The champion North Battleford Beavers took the lion's share, $3,140 while the runners-up, the Saskatoon Gems, received $2,637. Regina Caps were awarded $1,845, Moose Jaw Maples $1,582 and Estevan Maple Leafs $1,318

Gus KyleRegina's Gus Kyle (also a hockey star) won the Saskatchewan League batting title with a .368 average, nearly 20 points higher than the runner-up, Curtis Tate of North Battleford. 

The Beavers Bob Herron was the home run champ with 12 and also led the loop in RBI with 46.

Ken Nelson of the Beavers, who finished third in the batting race at .348, led the league in runs with 50 and tied Estevan's Ray Patterson for the lead in doubles with 12.  Jim Shields of Saskatoon and Bill Shea of Estevan swiped the most bases, 14 apiece.  Jim Harford of Moose Jaw had the most triples, six. 

Cotton PippenThe leading pitchers were Les Dean, NB with a 6-1 record, Bob Singleton of Saskatoon at 5-1, Chuck Holdaway, Saskatoon 6-2, and Johnny Coleman, NB, 7-3.  Cless Hinckley of Regina finished at 3-0. 

Moose Jaw imported a former major leaguer, Henry Harold Cotton Pippen (left).  However, 1940 was Pippen's last year in the majors and he made little impact for Moose Jaw.

A North Battleford player needed help from the Royal Canadian Mounted Police to escape a sticky situation during a fracas at the Rosetown Tournament

"Tate, the Negro third-baseman of the North Battleford Club, already had quite a reputation for some un-baseball-like antics at previous Rosetown money shows, but his part in Wednesday's riot will outlive them all." 

"It was he who beaned a Cuban All-Star opponent with a baseball bat and then made a hurried and desperate exit out of the ball park through a surrounding hedge of willows, across 200 yards of summer fallow and eventually into the house of a North Rosetown grain-buyer."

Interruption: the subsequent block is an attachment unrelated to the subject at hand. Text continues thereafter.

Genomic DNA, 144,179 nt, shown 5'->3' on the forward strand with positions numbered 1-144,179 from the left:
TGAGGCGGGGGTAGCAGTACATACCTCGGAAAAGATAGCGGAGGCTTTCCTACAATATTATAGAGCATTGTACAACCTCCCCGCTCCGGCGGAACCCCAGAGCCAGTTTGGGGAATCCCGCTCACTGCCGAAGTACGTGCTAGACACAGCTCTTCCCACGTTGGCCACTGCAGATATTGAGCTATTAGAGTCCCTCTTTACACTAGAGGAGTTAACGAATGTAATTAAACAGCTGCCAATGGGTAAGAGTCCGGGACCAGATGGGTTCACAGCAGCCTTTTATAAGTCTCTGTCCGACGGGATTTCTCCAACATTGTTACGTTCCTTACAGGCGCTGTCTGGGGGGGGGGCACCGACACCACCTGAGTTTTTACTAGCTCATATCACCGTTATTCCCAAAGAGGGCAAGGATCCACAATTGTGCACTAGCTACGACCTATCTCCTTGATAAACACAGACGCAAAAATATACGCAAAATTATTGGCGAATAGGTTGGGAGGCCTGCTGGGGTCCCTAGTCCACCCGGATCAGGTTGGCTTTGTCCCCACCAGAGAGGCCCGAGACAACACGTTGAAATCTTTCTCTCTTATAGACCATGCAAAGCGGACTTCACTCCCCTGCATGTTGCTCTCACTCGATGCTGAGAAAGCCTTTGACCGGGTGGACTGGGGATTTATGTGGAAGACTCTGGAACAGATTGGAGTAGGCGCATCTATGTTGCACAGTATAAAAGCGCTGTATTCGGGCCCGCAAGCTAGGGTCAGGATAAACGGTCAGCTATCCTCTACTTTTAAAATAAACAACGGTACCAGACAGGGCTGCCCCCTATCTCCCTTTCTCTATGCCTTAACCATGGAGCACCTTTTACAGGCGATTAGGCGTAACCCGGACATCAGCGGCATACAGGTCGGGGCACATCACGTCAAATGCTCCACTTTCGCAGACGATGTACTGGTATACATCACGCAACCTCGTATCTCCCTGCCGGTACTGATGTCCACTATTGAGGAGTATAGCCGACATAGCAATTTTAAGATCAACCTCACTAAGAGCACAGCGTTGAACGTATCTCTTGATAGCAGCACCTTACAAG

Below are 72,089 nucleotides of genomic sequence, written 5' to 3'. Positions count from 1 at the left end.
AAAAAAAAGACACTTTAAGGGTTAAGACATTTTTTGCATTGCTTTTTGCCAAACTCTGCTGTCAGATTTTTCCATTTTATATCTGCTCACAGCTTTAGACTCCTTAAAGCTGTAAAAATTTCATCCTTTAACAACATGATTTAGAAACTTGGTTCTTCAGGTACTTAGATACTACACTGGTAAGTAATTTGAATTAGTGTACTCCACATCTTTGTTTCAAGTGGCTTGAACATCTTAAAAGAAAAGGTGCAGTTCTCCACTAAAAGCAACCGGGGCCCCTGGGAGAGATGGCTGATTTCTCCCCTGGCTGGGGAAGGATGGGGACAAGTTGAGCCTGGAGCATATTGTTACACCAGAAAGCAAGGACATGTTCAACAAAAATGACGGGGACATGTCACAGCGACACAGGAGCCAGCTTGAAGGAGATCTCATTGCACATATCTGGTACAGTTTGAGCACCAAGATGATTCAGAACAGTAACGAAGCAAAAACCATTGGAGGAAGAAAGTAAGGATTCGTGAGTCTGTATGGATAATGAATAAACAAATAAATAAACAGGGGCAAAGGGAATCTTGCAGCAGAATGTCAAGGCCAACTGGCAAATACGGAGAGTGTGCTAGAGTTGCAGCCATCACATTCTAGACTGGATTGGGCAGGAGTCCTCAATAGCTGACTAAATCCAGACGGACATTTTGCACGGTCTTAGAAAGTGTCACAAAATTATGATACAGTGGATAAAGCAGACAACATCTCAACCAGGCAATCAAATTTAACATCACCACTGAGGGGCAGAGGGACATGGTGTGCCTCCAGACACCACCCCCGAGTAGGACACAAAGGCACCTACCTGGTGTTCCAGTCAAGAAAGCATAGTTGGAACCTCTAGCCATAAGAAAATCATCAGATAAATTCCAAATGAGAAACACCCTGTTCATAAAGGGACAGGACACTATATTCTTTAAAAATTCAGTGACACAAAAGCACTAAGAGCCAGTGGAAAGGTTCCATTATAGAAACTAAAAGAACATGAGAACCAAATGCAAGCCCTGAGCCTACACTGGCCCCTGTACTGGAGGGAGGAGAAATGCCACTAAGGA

Riot headline

Charlie BeeneJim WilliamsCharlie Beene as "White Lightning" of the Jacksonville Eagles?  

The Eagles, of Jacksonville, Florida, were a part of the Negro American Association.  In Canada, they played under the banner of the Indian Head Rockets.  Jim Williams (right), a veteran of the Negro leagues, was the playing-manager of the club.

Charlie Beene was a teenager from Oklahoma, via Visalia, California. He had pitched in 1951 with Roy Taylor's Saskatoon 55's in the Northern Saskatchewan league.

Jacksonville EaglesThe Eagles were a "coloured" team.  Beene's pale complexion didn't seem a particularly good fit.  But, beginning in August of 1951, Williams began to try and sign Beene to play with the Eagles/Rockets.  First it was for the 1951 playoffs (Williams also noted he wanted Sherman Watrous, Pete Polus and Andy Swota).

At the time, Beene didn't see anything unusual about the offer. "I never thought about the colour thing at all just that I had pitched against them two or three times and had my real good stuff."

As Beene passed on the '51 offer, Williams resumed his courting of Beene in January of 1952.  Beene was even penciled in to be the starter in the Eagle's season-opener in March.  Negotiations progressed well and Beene was informed than a transportation ticket will be arranged for him to go to Florida for spring practice.  They even agreed on salary. 

$400 a month

"I probably had that one-hundredth of a doubt so I said well how about I bring Bob Garcia, my buddy for life", said Beene.  The team agreed. "Me and Bob were all ready to go."

The club was expected to make a trip to Japan in April, then play in Canada for the summer.  A major league tryout camp in California changed plans.  Beene was offered and accepted a contract from the Pittsburgh Pirates and began the 1952 season as a pro in Visalia.

In 1954, Williams tried to recruit Tom Mulcahy who had pitched for the Lloydminster Meridians. But, Mulcahy too would sign a pro contract with Pittsburgh.


The Regina Caps had a mid-season makeover.  On June 10th the Caps unveiled a revamped lineup which featured eleven new players headed by playing-coach Pete Beiden.  Among the newcomers were pitchers Jack Hannah, Larry Bolger, Ted Wills, Frank Warren and Truman Clevenger. (Wills and Clevenger would go on to become major leaguers.) Also joining Regina were first baseman Fred Bartels, infielders Fred Sommers and Bob Newton, outfielders Frank Ball and Art Shahzade. Two catchers were on the way, Bob Bennett and Bill Clevenger. Most of Beiden's recruits were from his baseball program at Fresno State. An additional four Fresno players were slated for jobs with Dauphin and Great Plains of the Manitoba-Saskatchewan League.